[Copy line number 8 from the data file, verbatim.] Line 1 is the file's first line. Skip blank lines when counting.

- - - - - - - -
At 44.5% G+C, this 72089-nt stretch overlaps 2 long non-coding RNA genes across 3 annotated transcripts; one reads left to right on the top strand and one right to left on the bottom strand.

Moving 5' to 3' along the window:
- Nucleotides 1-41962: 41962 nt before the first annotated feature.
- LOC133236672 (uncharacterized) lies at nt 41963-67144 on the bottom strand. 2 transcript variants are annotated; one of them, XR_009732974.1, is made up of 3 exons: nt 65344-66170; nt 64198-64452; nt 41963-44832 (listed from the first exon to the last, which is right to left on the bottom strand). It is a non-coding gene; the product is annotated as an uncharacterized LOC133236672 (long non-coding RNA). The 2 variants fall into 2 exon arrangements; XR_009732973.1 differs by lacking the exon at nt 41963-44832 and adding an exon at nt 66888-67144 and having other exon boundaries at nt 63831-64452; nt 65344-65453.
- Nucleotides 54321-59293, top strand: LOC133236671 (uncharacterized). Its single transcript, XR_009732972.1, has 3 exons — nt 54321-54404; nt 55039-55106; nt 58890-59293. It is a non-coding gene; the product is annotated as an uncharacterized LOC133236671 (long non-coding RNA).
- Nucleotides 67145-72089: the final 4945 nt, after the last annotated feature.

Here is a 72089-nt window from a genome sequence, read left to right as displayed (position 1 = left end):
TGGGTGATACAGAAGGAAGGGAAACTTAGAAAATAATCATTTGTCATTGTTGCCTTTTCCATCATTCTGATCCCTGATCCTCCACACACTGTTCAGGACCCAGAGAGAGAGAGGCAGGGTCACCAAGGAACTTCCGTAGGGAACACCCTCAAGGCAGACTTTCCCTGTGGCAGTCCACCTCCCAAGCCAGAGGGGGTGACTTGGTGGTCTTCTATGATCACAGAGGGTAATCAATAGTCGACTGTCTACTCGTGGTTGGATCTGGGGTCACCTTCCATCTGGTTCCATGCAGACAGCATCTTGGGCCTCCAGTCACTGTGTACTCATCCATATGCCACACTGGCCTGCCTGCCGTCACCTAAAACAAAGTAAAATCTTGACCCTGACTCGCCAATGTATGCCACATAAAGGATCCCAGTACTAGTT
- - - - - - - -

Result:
TGGGTGATACAGAAGGAAGGGAAACTTAGAAAATAATCATTTGTCATTGTTGCCTTTTCCATCATTCTGATCCCTGATCCTCCACACACTGTTCAGGACCCAGAGAGAGAGAGGCAGGGTCACCAAGGAACTTCCGTAGGGAACACCCTCAAGGCAGACTTTCCCTGTGGCAGTCCACCTCCCAAGCCAGAGGGGGTGACTTGGTGGTCTTCTATGATCACAGAGGGTAATCAATAGTCGACTGTCTACTCGTGGTTGGATCTGGGGTCACCTTCCATCTGGTTCCATGCAGACAGCATCTTGGGCCTCCAGTCACTGTGTACTCATCCATATGCCACACTGGCCTGCCTGCCGTCACCTAAAACAAAGTAAAATCTTGACCCTGACTCGCCAATGTATGCCACATAAAGGATCCCAGTACTAGTT